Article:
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Cornell's Energy Materials Center (emc2) has just signed a memorandum of understanding with Ithaca's MicroGen Systems LLC to develop "self-charging" batteries, which use background shaking and stirring as their energy source.
The battery will look like a microchip, but with a vibrating core, and it will harness energy from almost anything that shakes. Applications for the self-charging batteries include smart energy systems for industrial equipment, lighting control, infrastructure applications for monitoring the structural integrity of bridges and roads, and energy for monitoring onboard vehicle systems.
The memorandum establishes the framework for MicroGen Systems to receive critical financial support from the New York state-designated Center for Future Energy Systems for the project, along with the Cornell NanoScale Science and Technology Facility and emc2.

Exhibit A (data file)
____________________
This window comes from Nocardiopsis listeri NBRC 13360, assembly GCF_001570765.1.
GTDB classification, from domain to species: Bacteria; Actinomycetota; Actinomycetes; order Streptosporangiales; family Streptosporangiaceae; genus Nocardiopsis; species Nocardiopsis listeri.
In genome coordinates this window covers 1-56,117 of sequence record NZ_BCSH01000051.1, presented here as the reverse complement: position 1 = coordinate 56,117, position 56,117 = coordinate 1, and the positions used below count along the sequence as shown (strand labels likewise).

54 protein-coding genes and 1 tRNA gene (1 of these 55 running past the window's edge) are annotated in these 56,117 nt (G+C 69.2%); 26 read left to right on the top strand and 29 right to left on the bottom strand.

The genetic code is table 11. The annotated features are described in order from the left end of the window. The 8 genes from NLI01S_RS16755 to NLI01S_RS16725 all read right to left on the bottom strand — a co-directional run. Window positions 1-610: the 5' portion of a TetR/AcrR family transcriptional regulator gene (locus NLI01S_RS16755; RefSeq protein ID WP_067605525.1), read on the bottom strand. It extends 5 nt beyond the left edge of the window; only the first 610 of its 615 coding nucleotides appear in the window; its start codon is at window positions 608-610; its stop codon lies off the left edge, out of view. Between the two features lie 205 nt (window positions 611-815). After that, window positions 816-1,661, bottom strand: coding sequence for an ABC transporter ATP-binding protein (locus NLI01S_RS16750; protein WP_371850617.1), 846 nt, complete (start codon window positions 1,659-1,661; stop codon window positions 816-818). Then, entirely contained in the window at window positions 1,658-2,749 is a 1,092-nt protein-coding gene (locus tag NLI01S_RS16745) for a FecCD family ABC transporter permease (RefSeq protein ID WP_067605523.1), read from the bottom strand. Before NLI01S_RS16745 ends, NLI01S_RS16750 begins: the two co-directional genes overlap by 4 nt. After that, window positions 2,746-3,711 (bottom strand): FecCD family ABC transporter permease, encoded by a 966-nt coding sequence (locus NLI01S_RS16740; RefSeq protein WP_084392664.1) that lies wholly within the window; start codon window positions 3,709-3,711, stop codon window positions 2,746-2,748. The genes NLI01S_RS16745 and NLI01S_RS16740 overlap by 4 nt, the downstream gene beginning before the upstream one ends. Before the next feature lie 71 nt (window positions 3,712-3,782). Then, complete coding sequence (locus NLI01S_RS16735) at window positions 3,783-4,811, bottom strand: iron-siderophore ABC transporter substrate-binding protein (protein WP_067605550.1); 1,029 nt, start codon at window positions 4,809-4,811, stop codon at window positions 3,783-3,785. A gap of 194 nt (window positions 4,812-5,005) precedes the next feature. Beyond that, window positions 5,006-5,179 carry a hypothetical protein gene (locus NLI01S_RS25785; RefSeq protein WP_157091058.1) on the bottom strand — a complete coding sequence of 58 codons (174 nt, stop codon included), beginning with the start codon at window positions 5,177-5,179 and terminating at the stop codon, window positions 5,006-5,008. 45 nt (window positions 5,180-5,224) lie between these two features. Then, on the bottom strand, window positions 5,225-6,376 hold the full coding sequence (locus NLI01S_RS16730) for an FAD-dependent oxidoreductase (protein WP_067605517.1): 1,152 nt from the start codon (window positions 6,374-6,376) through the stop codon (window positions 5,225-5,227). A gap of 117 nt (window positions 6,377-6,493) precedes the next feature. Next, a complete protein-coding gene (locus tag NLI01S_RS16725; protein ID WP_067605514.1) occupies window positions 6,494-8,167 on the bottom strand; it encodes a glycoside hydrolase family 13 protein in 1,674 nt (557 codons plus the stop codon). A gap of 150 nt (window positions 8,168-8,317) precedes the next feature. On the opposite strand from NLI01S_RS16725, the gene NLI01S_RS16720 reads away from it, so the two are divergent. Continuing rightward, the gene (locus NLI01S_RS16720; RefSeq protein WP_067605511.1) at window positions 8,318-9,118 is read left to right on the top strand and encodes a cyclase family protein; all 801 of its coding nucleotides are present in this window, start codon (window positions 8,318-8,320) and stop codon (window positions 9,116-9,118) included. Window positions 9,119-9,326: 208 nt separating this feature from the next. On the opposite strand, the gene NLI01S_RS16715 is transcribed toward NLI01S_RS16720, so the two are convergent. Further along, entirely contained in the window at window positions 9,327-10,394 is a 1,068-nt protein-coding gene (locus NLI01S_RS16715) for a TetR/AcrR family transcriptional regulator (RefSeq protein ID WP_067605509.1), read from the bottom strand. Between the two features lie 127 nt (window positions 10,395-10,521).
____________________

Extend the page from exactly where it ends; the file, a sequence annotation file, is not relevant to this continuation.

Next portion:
Paul Mutolo, Cornell researcher and director of external partnerships for the Energy Materials Center at Cornell, said that green energy start-up companies align with the goals of CFES and emc2.
"Companies like MicroGen help our local community build and retain high-value jobs, and their technology will help us transition to a smarter, more efficient energy system. MicroGen is looking forward to strong growth, we are delighted to have them as one of our collaborating companies."
Robert Andosca, founder and president of MicroGen said: "Overcoming the battery bottleneck is key. Providing a green, virtually infinite power source to replace traditional energy sources will significantly expand applications for wireless sensor networks and other technologies. Our micro-generator technology will enable the wireless sensor network industry to grow significantly."
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